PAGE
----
by Sharon H. Chang It has been said that life depends on science, but the arts make it worth living. So what role do artists play during a pandemic? A really big one. There is ample research showing the many benefits of the arts: improved mood, increased cognitive function, even boosted immunity. From streaming performances … Continue reading Seattle Artists Offer Hope and Inspiration During COVID-19, Even as They Struggle Themselves
by Dae Shik Kim and Guy Oron What justified the sweep that happened to Alex, a Black man facing homelessness who documented two police officers and one city worker destroying his belongings under I-5 and I-90 bridge near Airport Way on Thursday, March 12?
by Melia LaCour The call for liberation fuels the actions of many. For those of us who march to the beat of justice, this call pushes us to stand up and take action, even when the resistance bears so greatly on our souls. It forces us to work for the light at the end of … Continue reading Seattle Asians for Black Lives Engaging in Racial Healing Work
by Sharon H Chang When Seattle’s new $242 million youth jail opened Tuesday, the third week of Black History Month, there were already Black and Brown children locked inside. King Country authorities had transferred incarcerated youth from the old facility next door six days earlier. And though Tuesday was a beautiful winter day, the youth … Continue reading Protestors Won’t Stop Fighting King County’s New Multi-Million Dollar Youth Jail
by Emerald Staff Wed., Jan. 22: Indigenous Reparation and Recognition in Seattle “Seattle is one of the wealthiest and fastest-growing cities in the nation, but that growth has come often at the expense of the Indigenous people who first lived here. In a forthcoming piece in Bitterroot and the South Seattle Emerald, writer Marcus Harrison … Continue reading THIS WEEK IN SOUTH SEATTLE — Laugh Rehab, Lunar New Year at Wing Luke, CD Community Conversation, and More!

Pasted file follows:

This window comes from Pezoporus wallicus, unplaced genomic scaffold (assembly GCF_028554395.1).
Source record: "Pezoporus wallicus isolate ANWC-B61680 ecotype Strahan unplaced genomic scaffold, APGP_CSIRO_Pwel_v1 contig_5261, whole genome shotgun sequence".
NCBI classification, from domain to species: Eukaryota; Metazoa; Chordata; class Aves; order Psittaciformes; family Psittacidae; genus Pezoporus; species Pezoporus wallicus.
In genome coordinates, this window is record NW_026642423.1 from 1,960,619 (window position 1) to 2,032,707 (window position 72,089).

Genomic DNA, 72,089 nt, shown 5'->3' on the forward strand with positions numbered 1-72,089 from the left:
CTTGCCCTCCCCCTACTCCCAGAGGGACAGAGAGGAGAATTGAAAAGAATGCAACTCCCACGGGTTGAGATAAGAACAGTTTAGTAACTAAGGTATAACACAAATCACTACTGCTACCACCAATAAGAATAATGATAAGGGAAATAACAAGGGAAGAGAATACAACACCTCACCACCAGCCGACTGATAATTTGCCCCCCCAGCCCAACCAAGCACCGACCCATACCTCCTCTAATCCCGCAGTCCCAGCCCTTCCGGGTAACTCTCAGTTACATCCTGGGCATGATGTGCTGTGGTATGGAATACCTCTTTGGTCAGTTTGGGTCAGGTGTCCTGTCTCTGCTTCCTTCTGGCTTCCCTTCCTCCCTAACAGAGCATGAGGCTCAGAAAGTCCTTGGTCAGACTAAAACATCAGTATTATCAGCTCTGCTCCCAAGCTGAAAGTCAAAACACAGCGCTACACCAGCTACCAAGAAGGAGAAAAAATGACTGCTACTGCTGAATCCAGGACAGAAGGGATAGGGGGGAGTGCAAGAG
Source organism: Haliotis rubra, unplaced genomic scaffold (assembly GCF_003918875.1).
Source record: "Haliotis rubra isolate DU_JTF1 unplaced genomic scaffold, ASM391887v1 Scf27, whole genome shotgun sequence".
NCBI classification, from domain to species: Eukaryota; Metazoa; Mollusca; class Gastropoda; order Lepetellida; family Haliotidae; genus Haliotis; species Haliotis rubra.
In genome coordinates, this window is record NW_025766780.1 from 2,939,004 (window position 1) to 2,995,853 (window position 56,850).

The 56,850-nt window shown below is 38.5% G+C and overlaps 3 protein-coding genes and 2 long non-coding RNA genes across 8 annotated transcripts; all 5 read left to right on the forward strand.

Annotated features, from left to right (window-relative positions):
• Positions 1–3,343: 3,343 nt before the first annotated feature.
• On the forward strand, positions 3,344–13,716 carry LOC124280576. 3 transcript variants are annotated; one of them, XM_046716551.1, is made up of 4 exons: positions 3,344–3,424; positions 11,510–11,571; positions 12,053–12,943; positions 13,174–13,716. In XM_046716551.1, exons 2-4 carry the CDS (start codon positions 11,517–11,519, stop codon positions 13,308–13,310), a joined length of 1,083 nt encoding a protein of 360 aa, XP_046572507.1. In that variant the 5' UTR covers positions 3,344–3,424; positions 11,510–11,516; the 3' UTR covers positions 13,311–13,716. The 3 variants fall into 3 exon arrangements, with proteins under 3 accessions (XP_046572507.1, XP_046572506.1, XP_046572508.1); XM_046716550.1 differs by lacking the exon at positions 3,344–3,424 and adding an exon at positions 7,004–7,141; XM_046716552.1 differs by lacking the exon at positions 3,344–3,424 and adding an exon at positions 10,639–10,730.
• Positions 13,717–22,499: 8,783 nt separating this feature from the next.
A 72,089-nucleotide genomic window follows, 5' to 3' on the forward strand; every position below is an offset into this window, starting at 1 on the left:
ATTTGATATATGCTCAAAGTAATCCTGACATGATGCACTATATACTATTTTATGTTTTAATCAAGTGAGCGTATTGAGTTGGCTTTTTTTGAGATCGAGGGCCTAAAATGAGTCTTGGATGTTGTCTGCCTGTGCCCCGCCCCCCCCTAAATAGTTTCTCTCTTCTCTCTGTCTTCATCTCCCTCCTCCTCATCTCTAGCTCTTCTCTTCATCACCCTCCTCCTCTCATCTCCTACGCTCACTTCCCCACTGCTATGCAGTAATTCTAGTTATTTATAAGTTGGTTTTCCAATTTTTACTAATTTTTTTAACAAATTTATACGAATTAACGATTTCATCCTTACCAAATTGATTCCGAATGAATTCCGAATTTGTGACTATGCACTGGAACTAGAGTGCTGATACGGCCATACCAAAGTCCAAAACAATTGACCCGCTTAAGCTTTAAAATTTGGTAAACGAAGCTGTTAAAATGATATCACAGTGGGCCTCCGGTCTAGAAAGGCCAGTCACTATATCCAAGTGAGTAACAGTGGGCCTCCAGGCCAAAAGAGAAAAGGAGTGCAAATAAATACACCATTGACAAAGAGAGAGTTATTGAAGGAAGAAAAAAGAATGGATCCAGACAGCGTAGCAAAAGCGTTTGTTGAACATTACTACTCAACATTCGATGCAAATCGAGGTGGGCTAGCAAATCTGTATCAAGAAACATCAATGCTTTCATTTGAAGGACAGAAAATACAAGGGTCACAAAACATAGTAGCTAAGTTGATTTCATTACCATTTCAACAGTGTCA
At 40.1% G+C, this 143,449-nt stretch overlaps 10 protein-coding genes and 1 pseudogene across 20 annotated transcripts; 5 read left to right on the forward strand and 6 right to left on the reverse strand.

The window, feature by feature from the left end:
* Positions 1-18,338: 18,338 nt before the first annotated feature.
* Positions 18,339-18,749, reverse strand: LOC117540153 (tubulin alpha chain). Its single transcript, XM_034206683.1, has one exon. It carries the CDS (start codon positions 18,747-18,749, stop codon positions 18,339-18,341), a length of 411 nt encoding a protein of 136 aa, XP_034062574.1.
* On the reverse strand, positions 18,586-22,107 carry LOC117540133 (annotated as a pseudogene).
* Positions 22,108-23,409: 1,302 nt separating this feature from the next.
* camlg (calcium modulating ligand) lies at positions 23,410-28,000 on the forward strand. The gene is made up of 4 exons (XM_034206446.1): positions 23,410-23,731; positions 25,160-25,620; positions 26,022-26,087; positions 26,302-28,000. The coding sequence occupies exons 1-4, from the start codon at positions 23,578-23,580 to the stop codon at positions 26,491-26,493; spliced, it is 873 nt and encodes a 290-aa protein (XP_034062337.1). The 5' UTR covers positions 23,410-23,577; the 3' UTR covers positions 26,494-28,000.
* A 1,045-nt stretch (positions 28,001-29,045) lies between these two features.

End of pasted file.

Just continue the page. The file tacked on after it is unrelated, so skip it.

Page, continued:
by Sharon H. Chang The crowd was so huge at the premiere of Fujitaro Kubota and His Garden at Ark Lodge Cinemas last week that a second screening was added and some eager theatergoers were turned away. The turnout of 150 viewers was overwhelming, said Joy Okazaki, Board President of the Kubota Garden Foundation which produced the film, … Continue reading Premiere of Kubota Garden Documentary Draws Huge Crowd, Prompts Second Showing
by Sharon H. Chang Girls and women, Indigenous people and land practices, and small organic farms are among the top solutions to ending climate change. Yet women and gender diverse people have almost no voice on big agribusiness boards while people of color are often rendered entirely voiceless as America’s sustainable food movement, dominated by white … Continue reading Farming For Change: Native Women’s Legacy of Sustainability
(This article was originally published on The Seattle Globalist and has been reprinted with permission) photos by Sharon H. Chang Hundreds of people turned out in Seattle last week for the annual May Day March for Immigrants and Workers.
by Will Sweger On the night of June 13, 2017, in the tight suburban sprawl of Burien, a series of events played out that ended with police shooting Tommy Le in the back. Le, 20 years old at the time, was set to graduate with a high school diploma from South Seattle Community College.
by Sharon H Chang “How many of you have experienced racism, bullying, or teasing? Raise your hand.” The actors ask the audience to close our eyes so answers will be confidential, but I feel my son lift his hand beside me. My heart is pained, suddenly awash in blues, purples, and greys. Later I ask … Continue reading The Indispensable History and Counter-narrative The Journal of Ben Uchida: Citizen 13559 Taught My Son